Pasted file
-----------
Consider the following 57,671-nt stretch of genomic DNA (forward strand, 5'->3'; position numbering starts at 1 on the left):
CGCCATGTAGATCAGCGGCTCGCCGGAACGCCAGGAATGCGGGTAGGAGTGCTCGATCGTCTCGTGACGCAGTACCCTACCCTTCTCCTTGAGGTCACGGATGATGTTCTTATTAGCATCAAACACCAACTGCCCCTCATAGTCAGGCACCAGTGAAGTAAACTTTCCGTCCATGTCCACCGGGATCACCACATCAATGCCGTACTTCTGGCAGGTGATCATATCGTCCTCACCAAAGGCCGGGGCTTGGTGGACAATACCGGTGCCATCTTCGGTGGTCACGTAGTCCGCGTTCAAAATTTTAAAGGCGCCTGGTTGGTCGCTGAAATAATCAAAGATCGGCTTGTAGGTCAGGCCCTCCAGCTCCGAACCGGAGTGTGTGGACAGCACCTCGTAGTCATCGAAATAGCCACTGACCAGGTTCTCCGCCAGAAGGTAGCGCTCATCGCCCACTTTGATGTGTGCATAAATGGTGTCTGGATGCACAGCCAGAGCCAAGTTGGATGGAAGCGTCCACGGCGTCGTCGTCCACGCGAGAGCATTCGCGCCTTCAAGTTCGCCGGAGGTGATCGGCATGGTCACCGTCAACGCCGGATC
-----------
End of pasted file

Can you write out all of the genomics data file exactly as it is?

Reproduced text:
Consider the following 57,671-nt stretch of genomic DNA (forward strand, 5'->3'; position numbering starts at 1 on the left):
CGCCATGTAGATCAGCGGCTCGCCGGAACGCCAGGAATGCGGGTAGGAGTGCTCGATCGTCTCGTGACGCAGTACCCTACCCTTCTCCTTGAGGTCACGGATGATGTTCTTATTAGCATCAAACACCAACTGCCCCTCATAGTCAGGCACCAGTGAAGTAAACTTTCCGTCCATGTCCACCGGGATCACCACATCAATGCCGTACTTCTGGCAGGTGATCATATCGTCCTCACCAAAGGCCGGGGCTTGGTGGACAATACCGGTGCCATCTTCGGTGGTCACGTAGTCCGCGTTCAAAATTTTAAAGGCGCCTGGTTGGTCGCTGAAATAATCAAAGATCGGCTTGTAGGTCAGGCCCTCCAGCTCCGAACCGGAGTGTGTGGACAGCACCTCGTAGTCATCGAAATAGCCACTGACCAGGTTCTCCGCCAGAAGGTAGCGCTCATCGCCCACTTTGATGTGTGCATAAATGGTGTCTGGATGCACAGCCAGAGCCAAGTTGGATGGAAGCGTCCACGGCGTCGTCGTCCACGCGAGAGCATTCGCGCCTTCAAGTTCGCCGGAGGTGATCGGCATGGTCACCGTCAACGCCGGATC